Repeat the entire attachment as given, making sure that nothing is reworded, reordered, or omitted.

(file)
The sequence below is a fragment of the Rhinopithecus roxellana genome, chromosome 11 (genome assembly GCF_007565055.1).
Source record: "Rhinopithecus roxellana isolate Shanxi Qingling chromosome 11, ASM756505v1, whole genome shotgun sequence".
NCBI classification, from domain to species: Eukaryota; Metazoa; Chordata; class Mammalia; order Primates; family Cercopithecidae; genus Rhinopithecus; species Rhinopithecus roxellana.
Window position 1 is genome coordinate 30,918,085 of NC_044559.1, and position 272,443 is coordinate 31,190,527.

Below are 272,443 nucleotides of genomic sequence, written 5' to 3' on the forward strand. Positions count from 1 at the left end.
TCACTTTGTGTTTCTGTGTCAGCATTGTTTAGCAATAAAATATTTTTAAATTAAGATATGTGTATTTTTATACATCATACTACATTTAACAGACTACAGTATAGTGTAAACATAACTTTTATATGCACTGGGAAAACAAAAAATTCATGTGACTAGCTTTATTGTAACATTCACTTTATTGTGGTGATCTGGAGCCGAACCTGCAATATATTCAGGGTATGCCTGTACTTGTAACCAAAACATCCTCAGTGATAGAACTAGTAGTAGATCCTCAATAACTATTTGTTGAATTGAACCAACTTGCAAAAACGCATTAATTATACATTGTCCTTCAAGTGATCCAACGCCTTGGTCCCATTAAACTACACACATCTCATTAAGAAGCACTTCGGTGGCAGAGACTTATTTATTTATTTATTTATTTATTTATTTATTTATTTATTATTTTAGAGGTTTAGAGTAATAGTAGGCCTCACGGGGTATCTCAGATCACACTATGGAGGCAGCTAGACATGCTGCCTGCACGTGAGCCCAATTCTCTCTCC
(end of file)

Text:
The sequence below is a fragment of the Rhinopithecus roxellana genome, chromosome 11 (genome assembly GCF_007565055.1).
Source record: "Rhinopithecus roxellana isolate Shanxi Qingling chromosome 11, ASM756505v1, whole genome shotgun sequence".
NCBI classification, from domain to species: Eukaryota; Metazoa; Chordata; class Mammalia; order Primates; family Cercopithecidae; genus Rhinopithecus; species Rhinopithecus roxellana.
Window position 1 is genome coordinate 30,918,085 of NC_044559.1, and position 272,443 is coordinate 31,190,527.

Below are 272,443 nucleotides of genomic sequence, written 5' to 3' on the forward strand. Positions count from 1 at the left end.
TCACTTTGTGTTTCTGTGTCAGCATTGTTTAGCAATAAAATATTTTTAAATTAAGATATGTGTATTTTTATACATCATACTACATTTAACAGACTACAGTATAGTGTAAACATAACTTTTATATGCACTGGGAAAACAAAAAATTCATGTGACTAGCTTTATTGTAACATTCACTTTATTGTGGTGATCTGGAGCCGAACCTGCAATATATTCAGGGTATGCCTGTACTTGTAACCAAAACATCCTCAGTGATAGAACTAGTAGTAGATCCTCAATAACTATTTGTTGAATTGAACCAACTTGCAAAAACGCATTAATTATACATTGTCCTTCAAGTGATCCAACGCCTTGGTCCCATTAAACTACACACATCTCATTAAGAAGCACTTCGGTGGCAGAGACTTATTTATTTATTTATTTATTTATTTATTTATTTATTTATTATTTTAGAGGTTTAGAGTAATAGTAGGCCTCACGGGGTATCTCAGATCACACTATGGAGGCAGCTAGACATGCTGCCTGCACGTGAGCCCAATTCTCTCTCC